Results are shown in Table 3. Strain TD2 shows a significant effect on airway hyper-responsiveness, but no significant effect on inflammation, whereas strain TD5 shows no significant effect on airway hyper-responsiveness, but shows an effect on inflammation. Strain TD1 shows both an effect on airway hyper-responsiveness and inflammation.

These results are indicative of a differential effect of some strains of lactic acid producing bacteria on lung function, and are indicative that beneficial effects on lung inflammation do not inevitably lead to a beneficial effect on lung function and vice versa. Therefore, these results indicate that strains producing lactic acid having a beneficial effect on lung function can have a therapeutic and/or preventive effect on diseases involving lung dysfunctions, different from those strains having an anti-inflammatory effect. These results are indicative that strains belonging to the species L. casei are especially effective.

TABLE 3
The effect of various lactic acid bacteria strains in airway
hyper-responsiveness and inflammation in ovalbumin sensitised mice.
Airway hyper-
InflammationcresponsivenessdAssigned
Treatment(%)(%)group
Controla100 100
Strain TD158*60*Group 1
(B. breve strain MV-
16, Morinaga)
Strain TD2 (LMG P-94 42*Group 2
22110)
Strain TD569*93 Group 3
(B. infantis Bi07,
Rhodia Food)
TD6f (L. GG. ATCCnde66*Group 1
53103)
Controlb00
aovalbumin sensitised mice not treated with lactic acid bacteria.
bcontrol rats not sensitised with ovalbumin
cinflammation is measured by the amount of cells present in the broncho-alveolar lung lavage.
dthe decrease of airway hyper-responsiveness is expressed as the effect on PenH at the highest dose of methacholine (50 mg/ml) tested.
*P < 0.05 compared to ovalbumin sensitised mice not treated with lactic acid bacteria.
enot determined
fwas determined in a separate experiment.

Example 3

Animal Experiment Showing the Effect of Lactic Acid Bacteria in a Mouse Model During Endotoxin-Induced Lung Emphysema

Lung emphysema can be induced in mice by LPS treatment.

Animals:

Specific pathogen free male BALB/c byJlco mice were obtained from Charles River (Maastricht, the Netherlands). Food and water were provided ad libitum and the mice were used when 7-8 weeks of age. All experiments were approved by the animal ethics committee of the University of Utrecht, The Netherlands.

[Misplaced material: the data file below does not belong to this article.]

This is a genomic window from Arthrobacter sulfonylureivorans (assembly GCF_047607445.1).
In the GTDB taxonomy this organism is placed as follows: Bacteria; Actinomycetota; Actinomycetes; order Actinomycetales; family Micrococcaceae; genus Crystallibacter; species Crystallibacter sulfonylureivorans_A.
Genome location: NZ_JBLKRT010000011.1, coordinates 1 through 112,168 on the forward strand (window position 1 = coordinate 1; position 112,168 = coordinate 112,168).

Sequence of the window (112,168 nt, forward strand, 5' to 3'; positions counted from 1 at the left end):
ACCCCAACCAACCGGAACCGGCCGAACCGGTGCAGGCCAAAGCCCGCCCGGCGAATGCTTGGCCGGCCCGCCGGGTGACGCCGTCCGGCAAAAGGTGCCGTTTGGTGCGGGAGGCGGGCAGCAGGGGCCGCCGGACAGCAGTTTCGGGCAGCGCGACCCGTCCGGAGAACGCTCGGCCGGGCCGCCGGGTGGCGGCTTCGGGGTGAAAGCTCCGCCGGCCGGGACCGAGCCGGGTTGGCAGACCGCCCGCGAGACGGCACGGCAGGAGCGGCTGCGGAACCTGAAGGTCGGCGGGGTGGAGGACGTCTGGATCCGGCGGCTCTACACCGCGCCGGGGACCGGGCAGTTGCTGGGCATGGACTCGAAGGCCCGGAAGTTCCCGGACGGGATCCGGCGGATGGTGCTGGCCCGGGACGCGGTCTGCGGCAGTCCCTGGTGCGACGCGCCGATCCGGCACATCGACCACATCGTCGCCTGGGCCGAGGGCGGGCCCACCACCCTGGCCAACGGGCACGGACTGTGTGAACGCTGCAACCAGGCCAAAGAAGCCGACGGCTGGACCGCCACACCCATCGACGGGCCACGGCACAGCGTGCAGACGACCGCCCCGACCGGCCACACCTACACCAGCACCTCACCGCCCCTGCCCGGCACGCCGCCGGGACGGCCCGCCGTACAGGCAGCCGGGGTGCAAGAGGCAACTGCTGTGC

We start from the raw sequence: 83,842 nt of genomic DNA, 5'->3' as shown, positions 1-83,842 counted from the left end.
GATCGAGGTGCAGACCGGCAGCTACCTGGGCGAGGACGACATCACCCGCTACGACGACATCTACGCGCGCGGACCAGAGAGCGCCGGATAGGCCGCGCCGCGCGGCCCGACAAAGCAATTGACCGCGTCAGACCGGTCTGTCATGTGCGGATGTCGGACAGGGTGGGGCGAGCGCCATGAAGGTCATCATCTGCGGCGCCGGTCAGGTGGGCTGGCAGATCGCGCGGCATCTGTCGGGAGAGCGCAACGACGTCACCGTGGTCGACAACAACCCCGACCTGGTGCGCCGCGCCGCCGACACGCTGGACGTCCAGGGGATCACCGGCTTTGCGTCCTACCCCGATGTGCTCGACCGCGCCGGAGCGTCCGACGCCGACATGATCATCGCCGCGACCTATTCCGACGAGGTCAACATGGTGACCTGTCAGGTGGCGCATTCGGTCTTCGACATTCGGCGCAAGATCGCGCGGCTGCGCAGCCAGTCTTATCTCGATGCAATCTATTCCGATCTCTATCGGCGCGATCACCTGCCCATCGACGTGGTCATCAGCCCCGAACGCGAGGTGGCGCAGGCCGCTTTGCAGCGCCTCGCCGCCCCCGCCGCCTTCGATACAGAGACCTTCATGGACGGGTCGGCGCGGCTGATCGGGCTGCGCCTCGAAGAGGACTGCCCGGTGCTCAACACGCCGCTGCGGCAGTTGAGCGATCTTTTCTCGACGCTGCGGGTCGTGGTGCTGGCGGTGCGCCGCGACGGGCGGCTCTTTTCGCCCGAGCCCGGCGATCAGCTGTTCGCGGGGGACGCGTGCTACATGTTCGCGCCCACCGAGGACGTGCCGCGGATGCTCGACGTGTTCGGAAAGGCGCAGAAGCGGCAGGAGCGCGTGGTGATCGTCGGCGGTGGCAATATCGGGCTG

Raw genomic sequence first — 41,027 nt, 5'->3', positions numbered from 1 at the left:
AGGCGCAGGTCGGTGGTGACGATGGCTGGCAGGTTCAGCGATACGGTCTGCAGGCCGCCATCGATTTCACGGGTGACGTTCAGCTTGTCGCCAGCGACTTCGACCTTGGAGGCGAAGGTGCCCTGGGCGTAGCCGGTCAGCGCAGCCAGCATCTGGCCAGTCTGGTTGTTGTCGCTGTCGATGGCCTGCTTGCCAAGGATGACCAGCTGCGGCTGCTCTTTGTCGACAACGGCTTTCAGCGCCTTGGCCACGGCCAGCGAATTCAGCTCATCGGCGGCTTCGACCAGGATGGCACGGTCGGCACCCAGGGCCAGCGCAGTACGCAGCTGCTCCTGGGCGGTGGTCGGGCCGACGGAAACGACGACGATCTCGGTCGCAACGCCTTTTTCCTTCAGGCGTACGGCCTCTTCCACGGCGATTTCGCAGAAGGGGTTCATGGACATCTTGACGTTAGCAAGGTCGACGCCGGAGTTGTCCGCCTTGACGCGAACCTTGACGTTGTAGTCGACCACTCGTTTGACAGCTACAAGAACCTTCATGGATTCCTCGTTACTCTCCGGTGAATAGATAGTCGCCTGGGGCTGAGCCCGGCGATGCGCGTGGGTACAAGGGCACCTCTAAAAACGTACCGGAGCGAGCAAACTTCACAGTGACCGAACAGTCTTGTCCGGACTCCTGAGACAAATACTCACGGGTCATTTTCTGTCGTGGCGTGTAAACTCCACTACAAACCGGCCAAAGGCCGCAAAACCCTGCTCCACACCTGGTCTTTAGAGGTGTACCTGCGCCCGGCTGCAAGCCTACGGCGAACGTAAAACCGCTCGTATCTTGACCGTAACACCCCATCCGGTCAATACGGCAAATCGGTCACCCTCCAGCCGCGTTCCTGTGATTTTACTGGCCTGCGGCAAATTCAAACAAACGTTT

Reagents:

LPS: E. coli, serotype O55:B5: Sigma Chemical Co.
Methacholine (acetyl-β-methyl choline was obtained from Janssen Chimica (Beerse, Belgium).

Sensitisation, Treatment and Challenge:

Lung emphysema was induced by intranasal administration of LPS (5 μg in 50 μl phosphate buffered saline (PBS)) or, as a control, PBS (50 μl) twice a week for four weeks (day 0, 3, 7, 10, 10, 14, 17, 21, and 24). Mice were treated daily with 0.2 ml saline (0.9% w/v NaCl) containing 109 (CFU) per strain lactic acid bacteria orally via gavage starting at day 14 up to the end of the experiment (i.e. day 42). As a control 0.2 ml saline was added.

Determination of airway responsiveness and Bronchoalveolar lavage were determined as described in Example 2.

Right Ventricular Hypertrophy

Hypertrophy of the right ventricular is an indication for lung emphysema. The whole heart (of 4 out of 10 animals) was isolated and the right ventricular free wall (RV) was completely separated and removed under a dissecting microscope at day 42. The left ventricle and septa (LV+S) and RV were weighed separately after blotting dry. The ratio of RV weight to LV+S weight was used as an index of right ventricular hypertrophy